Meatyard, whose work was featured in our previous exhibit Storytelling as Craft, Chapter One, was an optician and photographer living in Lexington, KY. The eyeglass company he worked for also sold photography equipment leading Meatyard to become a member of The Lexington Camera Club. He shot photos of people wearing masks to skew their individual identities creating bizarre and haunting images. Meatyard’s photographic style sparked Mendes’ interest and he became an unofficial student of Meatyard’s during the 60’s and early 70’s. He  learned mostly by watching him, trying to truly see through Meatyard’s eyes.

Mendes shoots his photographs on black and white film, holding true to traditions of photography. He uses a darkroom to develop his photographs on silver gelatin paper. Mendes’ interest in travel and story-telling, things he often did with his mentor Meatyard, led him to a full-time career as a writer, director and producer for Kentucky Educational Television for 35 years. A career in television meant he didn’t have to rely on his photographs for income, which gave him the freedom to photograph the subject matter that he wanted and without restrictions.

Guy Mendes is famous for his portraits and landscapes, most of which focus on the people and places of Kentucky. Of the eight pieces currently in The 7 Borders exhibit at KMAC, four of them are portraits of Kentucky natives. This is just a small portion of the work Mendes has done in capturing Kentucky history. More can be found in his books 40/40: Forty Years Forty Portraits, which are a collection of portraits taken over the last four decades and Light at Hand, which is the first book collection of portraits and landscapes from 1970 though 1985. Both can be purchased online or in person at the KMAC Museum Shop.

Much of Mendes’ work has been widely published in books and magazines and his prints are in many public and private collections. Mendes has also won several Emmy Awards as a documentary writer, director and producer for Kentucky Educational Television. He lives in Lexington, KY with his wife and two sons.

Bradley Pickelsheimer with Princess 1984 600

Bradley Harrison Picklesimer, with Princess
Lexington, KY
Silver Gelatin Print, 1986

Bradley Harrison Picklesimer was born in Lexington. Here he is pictured with the eldest of his three pit bulls, Princess. His dogs were very important to him, and very sweet. He began decorating parties at the age of 14, and later went on to decorate parties for Kentucky Educational Television, where Guy Mendes worked. Picklesimer also started several night clubs in Lexington, including Cafe LMNOP, where he said anyone could feel at home. He felt he was doing a public service, bring people together from all walks of life. Mendes says of Picklesimer in the book 40/40: “Bradley was always a real man’s kind of drag queen: he didn’t do fake tits and he didn’t have a stage name, but he sure cut a striking figure carrying in a keg of beer wearing six-inch heels.”

Guy Mendes, JonathanWilliams

Jonathan Williams
Shakertown, Pleasant Hill, KY
Silver Gelatin Print, 1988

 Jonathan Williams and Guy Mendes were very close friends, writing letters to one another and traveling together along with Williams’ partner, Tom Meyer. Although Williams lived in North Carolina and England, he was anointed Kentucky Colonel in 1974 for service to the arts. Williams came to Kentucky in search of his contemporaries, including Gene Meatyard and Wendell Berry. Mendes says “Jonathan was the straw that stirred the drink.” Willaims was a poet, publisher, essayist, and photographer. He, along with David Ruff, founded the Jargon Society in 1951, wanting to publish obscure poets. His poetry uses “found language”. He spent much of his time listening to people and gathering their words, much in the same way avant-garde filmmakers use “found footage.” Williams died of pneumonia in 2008. He is survived by his partner of 40 years, Tom Meyer.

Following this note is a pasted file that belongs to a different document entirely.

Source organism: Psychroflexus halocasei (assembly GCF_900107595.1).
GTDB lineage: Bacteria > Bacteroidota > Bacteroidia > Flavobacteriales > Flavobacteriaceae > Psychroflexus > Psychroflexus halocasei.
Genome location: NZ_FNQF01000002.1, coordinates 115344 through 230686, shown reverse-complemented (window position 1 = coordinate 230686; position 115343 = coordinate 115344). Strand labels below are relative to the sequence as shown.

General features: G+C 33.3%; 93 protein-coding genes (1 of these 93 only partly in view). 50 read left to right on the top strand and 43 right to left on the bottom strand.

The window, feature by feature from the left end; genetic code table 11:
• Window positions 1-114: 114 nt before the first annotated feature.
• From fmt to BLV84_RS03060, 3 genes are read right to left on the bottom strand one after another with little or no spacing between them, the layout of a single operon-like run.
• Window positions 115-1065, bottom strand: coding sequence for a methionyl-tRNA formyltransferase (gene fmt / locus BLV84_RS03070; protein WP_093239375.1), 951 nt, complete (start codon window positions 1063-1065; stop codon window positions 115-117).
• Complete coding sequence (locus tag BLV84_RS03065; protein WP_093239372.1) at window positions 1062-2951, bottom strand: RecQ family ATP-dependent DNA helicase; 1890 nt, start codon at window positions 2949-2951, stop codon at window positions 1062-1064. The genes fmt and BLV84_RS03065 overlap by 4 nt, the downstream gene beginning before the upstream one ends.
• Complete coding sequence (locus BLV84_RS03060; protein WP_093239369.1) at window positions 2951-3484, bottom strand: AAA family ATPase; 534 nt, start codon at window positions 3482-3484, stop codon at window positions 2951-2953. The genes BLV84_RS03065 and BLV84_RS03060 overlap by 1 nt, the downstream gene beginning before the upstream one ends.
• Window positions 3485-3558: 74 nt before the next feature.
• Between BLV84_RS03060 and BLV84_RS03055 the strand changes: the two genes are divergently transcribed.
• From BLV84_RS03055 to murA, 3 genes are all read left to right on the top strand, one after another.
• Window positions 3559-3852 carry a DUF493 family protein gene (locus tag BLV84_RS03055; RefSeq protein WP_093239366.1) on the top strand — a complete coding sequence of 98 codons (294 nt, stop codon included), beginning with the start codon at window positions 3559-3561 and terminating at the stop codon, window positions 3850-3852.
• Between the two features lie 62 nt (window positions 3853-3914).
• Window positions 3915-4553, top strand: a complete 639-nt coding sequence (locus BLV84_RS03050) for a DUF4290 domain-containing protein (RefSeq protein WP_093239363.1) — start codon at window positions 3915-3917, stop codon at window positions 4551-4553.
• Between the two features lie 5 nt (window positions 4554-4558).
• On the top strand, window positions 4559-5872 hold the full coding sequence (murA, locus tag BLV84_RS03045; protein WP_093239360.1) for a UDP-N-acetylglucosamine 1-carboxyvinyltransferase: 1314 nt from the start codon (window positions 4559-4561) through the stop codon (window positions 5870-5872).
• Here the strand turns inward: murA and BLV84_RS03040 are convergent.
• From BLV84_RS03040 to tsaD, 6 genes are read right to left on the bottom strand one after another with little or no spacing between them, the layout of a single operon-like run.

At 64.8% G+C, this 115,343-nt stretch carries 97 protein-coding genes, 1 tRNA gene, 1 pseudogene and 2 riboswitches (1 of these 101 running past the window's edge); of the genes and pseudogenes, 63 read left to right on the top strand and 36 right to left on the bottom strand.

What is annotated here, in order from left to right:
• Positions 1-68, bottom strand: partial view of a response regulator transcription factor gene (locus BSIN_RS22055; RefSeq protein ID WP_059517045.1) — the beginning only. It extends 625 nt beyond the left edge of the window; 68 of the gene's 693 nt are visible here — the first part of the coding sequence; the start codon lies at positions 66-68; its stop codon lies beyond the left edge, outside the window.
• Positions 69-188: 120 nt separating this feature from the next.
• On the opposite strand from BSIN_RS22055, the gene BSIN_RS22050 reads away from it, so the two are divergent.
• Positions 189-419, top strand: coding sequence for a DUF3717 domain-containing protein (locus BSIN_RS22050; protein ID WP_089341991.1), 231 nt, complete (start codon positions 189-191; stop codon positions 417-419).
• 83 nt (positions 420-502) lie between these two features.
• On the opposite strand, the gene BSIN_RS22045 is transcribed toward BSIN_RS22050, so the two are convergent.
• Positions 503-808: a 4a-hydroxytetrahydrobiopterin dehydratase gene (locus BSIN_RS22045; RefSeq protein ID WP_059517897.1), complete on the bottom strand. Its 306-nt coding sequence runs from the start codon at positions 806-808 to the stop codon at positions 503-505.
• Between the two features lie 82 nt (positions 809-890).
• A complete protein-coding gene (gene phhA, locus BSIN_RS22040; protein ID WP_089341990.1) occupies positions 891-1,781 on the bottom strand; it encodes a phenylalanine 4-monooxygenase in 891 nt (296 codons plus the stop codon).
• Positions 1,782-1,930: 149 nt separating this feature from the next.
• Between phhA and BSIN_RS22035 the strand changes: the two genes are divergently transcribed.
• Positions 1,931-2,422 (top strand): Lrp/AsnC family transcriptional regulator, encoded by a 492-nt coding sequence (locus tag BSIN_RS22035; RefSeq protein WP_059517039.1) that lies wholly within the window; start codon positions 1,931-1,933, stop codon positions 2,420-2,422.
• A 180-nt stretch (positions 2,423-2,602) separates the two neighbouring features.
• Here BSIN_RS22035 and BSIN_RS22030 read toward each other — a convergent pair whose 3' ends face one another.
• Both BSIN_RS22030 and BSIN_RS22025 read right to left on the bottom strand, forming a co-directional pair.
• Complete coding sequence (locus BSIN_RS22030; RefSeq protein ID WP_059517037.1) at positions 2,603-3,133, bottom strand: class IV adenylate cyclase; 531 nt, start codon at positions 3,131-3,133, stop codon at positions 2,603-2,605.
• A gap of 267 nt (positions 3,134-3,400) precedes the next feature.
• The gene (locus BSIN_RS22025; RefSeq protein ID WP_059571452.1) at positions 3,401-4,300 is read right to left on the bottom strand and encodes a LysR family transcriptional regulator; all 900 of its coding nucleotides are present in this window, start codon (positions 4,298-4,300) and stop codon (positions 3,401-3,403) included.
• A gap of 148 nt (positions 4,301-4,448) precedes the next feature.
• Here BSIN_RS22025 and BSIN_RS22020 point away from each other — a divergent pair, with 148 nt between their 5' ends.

Guy Mendes, Martha Nelson Thomas

 Martha Nelson Thomas with her Doll Babies
Louisville, KY
Silver Gelatin Print, 1987

 Martha Nelson Thomas created her Doll Babies as a source of income so she could concentrate on her paintings. Each Doll Baby was unique, and came with adoption papers and an introductory letter. At the Guild Gallery in Lexington, the parents had family reunions. There was even a waiting list for those wanting to adopt. In 1978, a man in Georgia that had inflated the price on Martha’s Doll Babies, causing her to take back her dolls, claimed to have invented his own kind of doll.

In a letter he wrote to Nelson Thomas he said “If I can’t sell your dolls, I’ll sell some just like them.” He then created the popular Cabbage Patch Kids. She took the man to court, and after five years, she won a settlement and tightened copyright laws for artists in doing so. This photograph Mendes took of her could now serve as proof of copyright, whereas before, she was denied copyright because she hadn’t signed her dolls. Martha responded, “I wanted them to be as real as possible, and there’s no place to sign a baby.” Martha spent much of her life working with children in workshops and schools. She died in May of this year at the age of 62.

Guy Mendes, Captain Kentucky

Captain Kentucky, a.k.a. Ed McClanahan
Lexington, KY
Silver Gelatin Print, 1972

Ed McClanahan, also known as Captain Kentucky, is a novelist, essayist, and professor at University of Kentucky in Lexington. He is best known for his novel The Natural Man, but is also famous for the people he surrounded himself with in the ’60s and ’70s. He was part of Ken Kesey’s “merry pranksters.” The group took trips around the country in the 1960s in a painted bus, while Tom Wolfe documented their experiences with psychedelic drugs.

Mendes has taken many photos of Ed McClanahan throughout the years. This photograph in particular is now the cover of McClanahan’s latest book, I Just Hitched in From The Coast.